Your BYOD Security Cheat Sheet


By David Abbou - Nov-11-2014

Regardless of whether you work in the IT field or not, technology has likely changed the way you work in recent years and consequently bombarding you with a seemingly endless combination of alphabet soup and tech mumbo jumbo that might overwhelm and cloud (pun intended) all you really need to know about handling the freedom and responsibilities that come with the Bring Your Own Device phenomenon. With that in mind, this cheat sheet will help you or your less tech savvy colleagues understand the phenomenon and industry behind it.

Free @ Last: The BYOD Industry

Enterprise Mobility: The trend towards employees working out of the office and using mobile devices and cloud services to access corporate resources and perform business tasks.

Bring Your Own Device (BYOD): This is the policy to make enterprise mobility happen and can differ greatly from one company to the next. At the heart of this trend is letting employees work on their personally-owned mobile devices such as smartphones, tablets and laptops to connect to corporate network resources and access corporate information.

BYOD Policy: A set of rules designed to effectively govern IT management’s implementation of BYOD. These policies vary depending on the organization’s specific size, budget and security considerations.

Choose Your Own Device (CYOD): Like BYOD, CYOD lets employees use smartphones and tablets to get work done. But the employees must choose a device from a pre-approved list. Some companies have chosen this route to give IT more control and cut down on the security risks posed by different device types. Devices have security software and settings pre-installed.

Mobile Security Threats

Malware: Malicious software appearing to be executable code, scripts and other software that disrupts computer operation, gather sensitive information, or gains access to private computer systems. ’Malware’ is a general term used to refer to a variety of forms of hostile or intrusive software.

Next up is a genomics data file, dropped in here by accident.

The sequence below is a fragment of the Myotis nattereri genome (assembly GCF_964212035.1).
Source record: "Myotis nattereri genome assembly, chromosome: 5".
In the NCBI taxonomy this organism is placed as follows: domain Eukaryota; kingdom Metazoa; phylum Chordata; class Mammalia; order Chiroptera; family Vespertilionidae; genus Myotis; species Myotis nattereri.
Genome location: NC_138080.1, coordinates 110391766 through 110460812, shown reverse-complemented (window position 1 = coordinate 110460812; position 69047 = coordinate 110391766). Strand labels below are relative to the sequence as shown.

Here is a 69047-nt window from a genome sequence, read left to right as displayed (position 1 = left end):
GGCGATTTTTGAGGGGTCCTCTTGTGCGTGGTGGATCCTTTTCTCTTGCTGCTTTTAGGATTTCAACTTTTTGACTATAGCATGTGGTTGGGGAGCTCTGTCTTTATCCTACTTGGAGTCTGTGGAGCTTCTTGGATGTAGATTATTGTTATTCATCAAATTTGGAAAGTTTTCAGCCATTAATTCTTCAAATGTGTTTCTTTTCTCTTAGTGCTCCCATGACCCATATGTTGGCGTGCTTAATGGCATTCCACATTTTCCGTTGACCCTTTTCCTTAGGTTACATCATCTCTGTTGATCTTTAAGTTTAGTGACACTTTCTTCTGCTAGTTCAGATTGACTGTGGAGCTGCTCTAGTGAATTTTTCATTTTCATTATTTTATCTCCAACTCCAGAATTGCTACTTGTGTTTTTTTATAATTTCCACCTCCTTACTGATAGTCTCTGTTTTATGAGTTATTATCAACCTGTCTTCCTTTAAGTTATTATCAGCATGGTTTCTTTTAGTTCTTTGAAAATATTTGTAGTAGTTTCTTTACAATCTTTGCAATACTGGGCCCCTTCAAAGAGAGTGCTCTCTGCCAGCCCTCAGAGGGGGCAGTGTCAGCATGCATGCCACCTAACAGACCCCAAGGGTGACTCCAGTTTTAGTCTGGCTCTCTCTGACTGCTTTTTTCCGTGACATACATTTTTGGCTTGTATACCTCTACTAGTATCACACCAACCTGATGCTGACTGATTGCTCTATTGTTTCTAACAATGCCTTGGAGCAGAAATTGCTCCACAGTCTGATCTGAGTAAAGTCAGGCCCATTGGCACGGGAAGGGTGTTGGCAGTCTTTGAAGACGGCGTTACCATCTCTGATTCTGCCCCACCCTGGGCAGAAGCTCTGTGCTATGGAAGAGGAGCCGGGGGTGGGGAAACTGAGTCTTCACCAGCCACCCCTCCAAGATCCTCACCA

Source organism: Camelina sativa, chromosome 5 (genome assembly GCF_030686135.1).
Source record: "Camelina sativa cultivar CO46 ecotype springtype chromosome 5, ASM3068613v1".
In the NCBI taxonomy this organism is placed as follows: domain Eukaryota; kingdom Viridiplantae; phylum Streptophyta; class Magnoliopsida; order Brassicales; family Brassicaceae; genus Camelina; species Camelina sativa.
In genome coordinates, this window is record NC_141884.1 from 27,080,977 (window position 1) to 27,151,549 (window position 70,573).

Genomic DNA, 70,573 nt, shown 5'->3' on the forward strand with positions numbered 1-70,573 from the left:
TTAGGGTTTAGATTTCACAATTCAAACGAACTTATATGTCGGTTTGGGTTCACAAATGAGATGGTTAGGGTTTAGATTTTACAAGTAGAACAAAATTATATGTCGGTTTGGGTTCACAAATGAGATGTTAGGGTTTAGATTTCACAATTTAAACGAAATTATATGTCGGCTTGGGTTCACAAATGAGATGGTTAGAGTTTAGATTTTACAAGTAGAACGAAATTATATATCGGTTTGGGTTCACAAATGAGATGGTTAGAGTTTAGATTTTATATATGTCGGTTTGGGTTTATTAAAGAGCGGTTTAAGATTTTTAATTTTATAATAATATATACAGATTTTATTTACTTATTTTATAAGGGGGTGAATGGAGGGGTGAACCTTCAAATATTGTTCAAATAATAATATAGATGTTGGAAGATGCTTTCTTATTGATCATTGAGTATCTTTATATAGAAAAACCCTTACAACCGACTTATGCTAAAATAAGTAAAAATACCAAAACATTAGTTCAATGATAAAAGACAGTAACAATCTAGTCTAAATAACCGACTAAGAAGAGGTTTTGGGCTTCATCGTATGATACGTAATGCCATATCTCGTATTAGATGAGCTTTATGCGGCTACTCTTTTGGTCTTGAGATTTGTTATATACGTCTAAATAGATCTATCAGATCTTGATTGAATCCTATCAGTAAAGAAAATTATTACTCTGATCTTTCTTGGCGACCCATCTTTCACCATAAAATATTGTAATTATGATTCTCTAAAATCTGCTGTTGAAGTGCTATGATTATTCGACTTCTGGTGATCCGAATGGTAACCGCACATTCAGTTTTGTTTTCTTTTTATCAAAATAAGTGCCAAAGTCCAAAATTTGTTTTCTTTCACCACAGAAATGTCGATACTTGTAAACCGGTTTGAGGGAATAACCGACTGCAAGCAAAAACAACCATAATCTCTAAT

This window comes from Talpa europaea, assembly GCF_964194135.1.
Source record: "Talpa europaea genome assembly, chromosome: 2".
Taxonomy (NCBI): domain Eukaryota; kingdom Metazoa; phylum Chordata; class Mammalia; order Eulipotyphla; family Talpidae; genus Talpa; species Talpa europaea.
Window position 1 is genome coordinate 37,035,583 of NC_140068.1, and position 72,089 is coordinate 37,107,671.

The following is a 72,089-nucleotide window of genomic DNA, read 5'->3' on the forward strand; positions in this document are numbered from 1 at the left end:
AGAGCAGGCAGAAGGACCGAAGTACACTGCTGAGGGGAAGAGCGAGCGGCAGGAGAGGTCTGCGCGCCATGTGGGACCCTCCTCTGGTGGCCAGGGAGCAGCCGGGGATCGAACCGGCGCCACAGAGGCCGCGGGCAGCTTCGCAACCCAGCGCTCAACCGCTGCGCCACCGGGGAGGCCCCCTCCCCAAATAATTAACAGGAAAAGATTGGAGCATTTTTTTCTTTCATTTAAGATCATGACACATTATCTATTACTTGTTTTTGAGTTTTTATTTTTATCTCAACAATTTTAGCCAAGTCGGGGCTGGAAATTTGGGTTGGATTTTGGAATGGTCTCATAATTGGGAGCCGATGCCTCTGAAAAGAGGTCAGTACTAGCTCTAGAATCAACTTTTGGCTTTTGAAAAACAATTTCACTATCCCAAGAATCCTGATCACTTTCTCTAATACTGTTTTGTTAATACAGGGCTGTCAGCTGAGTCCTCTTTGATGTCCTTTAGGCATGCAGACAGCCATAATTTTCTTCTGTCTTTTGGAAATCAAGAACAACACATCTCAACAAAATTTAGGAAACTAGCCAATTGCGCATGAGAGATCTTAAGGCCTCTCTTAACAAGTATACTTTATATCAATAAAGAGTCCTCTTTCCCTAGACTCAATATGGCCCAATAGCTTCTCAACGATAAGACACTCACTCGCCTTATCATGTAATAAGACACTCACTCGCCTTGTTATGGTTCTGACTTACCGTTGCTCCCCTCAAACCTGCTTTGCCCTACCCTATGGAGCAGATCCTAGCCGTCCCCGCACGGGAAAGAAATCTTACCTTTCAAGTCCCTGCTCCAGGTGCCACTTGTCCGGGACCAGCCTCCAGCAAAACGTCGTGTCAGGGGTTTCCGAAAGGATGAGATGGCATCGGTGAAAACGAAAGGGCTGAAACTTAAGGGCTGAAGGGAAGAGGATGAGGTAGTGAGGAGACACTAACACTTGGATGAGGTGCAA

Phishing: Scams that use social engineering and computer programming to lure email recipients and web users into visiting fake sites in order to steal private and sensitive information such as credit card numbers, personal identification and account usernames and passwords. No longer bound to email, phishing scams are now using cloned mobile applications to dupe users and acquire their personal and financial data.

Man-in-the-Middle (MITM) attack: Attackers use an MITM to create false connections between two parties relaying fake messages between them. They intercept and record all messages that follow between the two parties and impersonate each party convincingly enough to gain confidential information from one or both of the victims.

Common Vulnerabilities

Vulnerability: A mistake in software that can be directly used by hackers to gain access to a system or network and violate a system security policy. These flaws allow attackers to execute commands as another user, access restricted data, impersonate another entity and cause a denial of service. There are both known and unknown vulnerabilities.

Known vulnerabilities: Once found, vulnerabilities are published and given a unique ID number, or
CVE identifier
. Even after being discovered devices need to patched in order to nullify the threat.